Study Design: We analyzed a prospective cohort of Lenke 1ABC adolescent idiopathic scoliosis (AIS) patients based on differences in T5eT12 sagittal alignment. Objective: Our objective was to determine whether patients with hypokyphotic scoliosis demonstrate unique characteristics in terms of baseline health status and response to surgery. Background Summary: Right thoracic AIS often presents as a hypokyphotic scoliosis, with rotatory deformity resulting in a diminution of the normal thoracic kyphosis. The perceived importance is indicated by the inclusion of a sagittal plane modifier within Lenke's classification system for AIS and studies examining reduction strategies to restore thoracic kyphosis. Methods: We grouped patients based on thoracic kyphosis, measured from T5 to T12, as either less than 10° (hypokyphotic) or greater than or equal to 10° (normal/kyphotic). We used Student t test for independent samples to compare continuous variables between the hypokyphotic and normal/kyphotic groups. Results: There was a significant difference in age between groups (mean age, 14.9 years in the hypokyphotic group versus 13.4 years in the normal/kyphotic group; p = .007). Differences in baseline health status measures were statistically significant but small. Hypokyphotic patients reported less pain than normal/kyphotic patients, with a mean Scoliosis Research Society (SRS) Pain score of 4.15 versus 4.03 (p = .044), better SRS Mental Domain scores (4.06 vs. 3.92; p = .026), and better SRS Total scores (3.92 vs. 3.83, p = .027). The hypokyphotic group also had better SRS Appearance (3.36 vs. 3.30) and Activity scores (4.20 vs. 4.13), but these differences did not reach statistical significance. Conclusions: There were no differences in baseline or 2-year postoperative outcome scores in Lenke 1 AIS patients with hypokyphosis compared with patients with normal sagittal alignment. Maintenance of or restoration to normal kyphosis in hypokyphotic patients with Lenke 1 AIS may not improve clinical outcome compared with patients who remain lordotic after surgical correction.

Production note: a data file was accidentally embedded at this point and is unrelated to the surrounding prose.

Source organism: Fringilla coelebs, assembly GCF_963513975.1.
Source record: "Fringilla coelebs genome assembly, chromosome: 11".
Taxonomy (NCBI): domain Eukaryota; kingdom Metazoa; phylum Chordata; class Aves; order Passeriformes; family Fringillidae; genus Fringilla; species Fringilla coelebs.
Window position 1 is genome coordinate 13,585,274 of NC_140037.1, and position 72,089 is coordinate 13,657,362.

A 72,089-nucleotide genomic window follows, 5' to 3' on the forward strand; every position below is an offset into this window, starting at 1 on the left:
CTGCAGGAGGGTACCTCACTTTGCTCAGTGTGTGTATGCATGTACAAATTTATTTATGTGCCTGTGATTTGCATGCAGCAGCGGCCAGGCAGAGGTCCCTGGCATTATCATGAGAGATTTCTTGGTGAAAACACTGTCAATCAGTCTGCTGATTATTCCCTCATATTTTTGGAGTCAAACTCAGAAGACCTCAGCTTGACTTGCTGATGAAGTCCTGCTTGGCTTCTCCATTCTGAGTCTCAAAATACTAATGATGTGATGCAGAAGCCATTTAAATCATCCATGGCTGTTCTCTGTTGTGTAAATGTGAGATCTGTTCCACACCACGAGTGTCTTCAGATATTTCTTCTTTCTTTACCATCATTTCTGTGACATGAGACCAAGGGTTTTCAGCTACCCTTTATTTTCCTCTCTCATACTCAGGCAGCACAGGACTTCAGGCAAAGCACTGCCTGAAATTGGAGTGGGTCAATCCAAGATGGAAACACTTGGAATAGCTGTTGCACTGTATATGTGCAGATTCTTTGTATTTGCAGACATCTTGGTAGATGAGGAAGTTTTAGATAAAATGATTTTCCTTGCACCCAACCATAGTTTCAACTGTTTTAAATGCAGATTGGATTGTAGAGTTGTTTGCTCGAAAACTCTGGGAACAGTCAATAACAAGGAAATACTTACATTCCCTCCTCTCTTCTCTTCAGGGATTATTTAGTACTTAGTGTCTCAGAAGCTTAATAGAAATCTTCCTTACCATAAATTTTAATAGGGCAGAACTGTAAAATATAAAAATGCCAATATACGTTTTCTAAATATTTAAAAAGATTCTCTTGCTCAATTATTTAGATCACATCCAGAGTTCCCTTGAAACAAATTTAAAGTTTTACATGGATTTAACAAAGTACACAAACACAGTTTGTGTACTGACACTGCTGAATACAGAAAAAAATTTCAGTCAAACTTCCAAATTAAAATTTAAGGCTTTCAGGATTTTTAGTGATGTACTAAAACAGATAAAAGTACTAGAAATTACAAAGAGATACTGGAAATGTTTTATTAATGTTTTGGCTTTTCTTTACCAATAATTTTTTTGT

- Adolescent idiopathic scoliosis
- Health status
- Sagittal alignment
- Thoracic hypokyphosis
- Thoracic lordosis
ASJC Scopus subject areas
- Orthopedics and Sports Medicine